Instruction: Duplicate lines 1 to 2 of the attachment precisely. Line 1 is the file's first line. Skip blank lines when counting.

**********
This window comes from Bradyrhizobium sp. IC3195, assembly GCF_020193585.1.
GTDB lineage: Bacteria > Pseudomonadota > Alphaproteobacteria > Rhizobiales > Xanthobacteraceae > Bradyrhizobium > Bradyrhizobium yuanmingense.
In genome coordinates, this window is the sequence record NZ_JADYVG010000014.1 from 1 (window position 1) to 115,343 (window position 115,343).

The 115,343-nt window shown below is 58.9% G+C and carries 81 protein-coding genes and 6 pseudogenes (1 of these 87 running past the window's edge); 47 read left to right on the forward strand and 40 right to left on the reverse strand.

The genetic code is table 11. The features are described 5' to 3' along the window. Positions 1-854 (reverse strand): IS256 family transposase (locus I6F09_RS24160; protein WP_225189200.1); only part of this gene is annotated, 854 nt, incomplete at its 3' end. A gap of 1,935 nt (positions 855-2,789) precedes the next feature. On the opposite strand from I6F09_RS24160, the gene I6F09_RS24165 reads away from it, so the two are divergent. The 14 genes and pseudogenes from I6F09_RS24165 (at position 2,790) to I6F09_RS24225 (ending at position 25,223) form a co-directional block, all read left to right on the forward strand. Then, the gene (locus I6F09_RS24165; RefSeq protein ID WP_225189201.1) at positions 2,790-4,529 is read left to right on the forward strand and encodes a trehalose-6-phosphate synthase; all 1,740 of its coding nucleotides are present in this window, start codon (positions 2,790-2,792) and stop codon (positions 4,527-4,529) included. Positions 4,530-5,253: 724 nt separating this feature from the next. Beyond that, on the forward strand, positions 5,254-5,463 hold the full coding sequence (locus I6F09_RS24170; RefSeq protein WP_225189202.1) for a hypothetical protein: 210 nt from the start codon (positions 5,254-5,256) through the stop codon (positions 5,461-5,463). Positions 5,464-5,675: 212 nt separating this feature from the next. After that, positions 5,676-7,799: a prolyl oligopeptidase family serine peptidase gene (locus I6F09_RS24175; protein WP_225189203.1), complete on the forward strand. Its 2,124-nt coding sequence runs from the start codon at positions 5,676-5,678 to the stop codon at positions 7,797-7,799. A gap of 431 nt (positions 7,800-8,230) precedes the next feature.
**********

This window comes from Bradyrhizobium sp. IC3195, assembly GCF_020193585.1.
GTDB lineage: Bacteria > Pseudomonadota > Alphaproteobacteria > Rhizobiales > Xanthobacteraceae > Bradyrhizobium > Bradyrhizobium yuanmingense.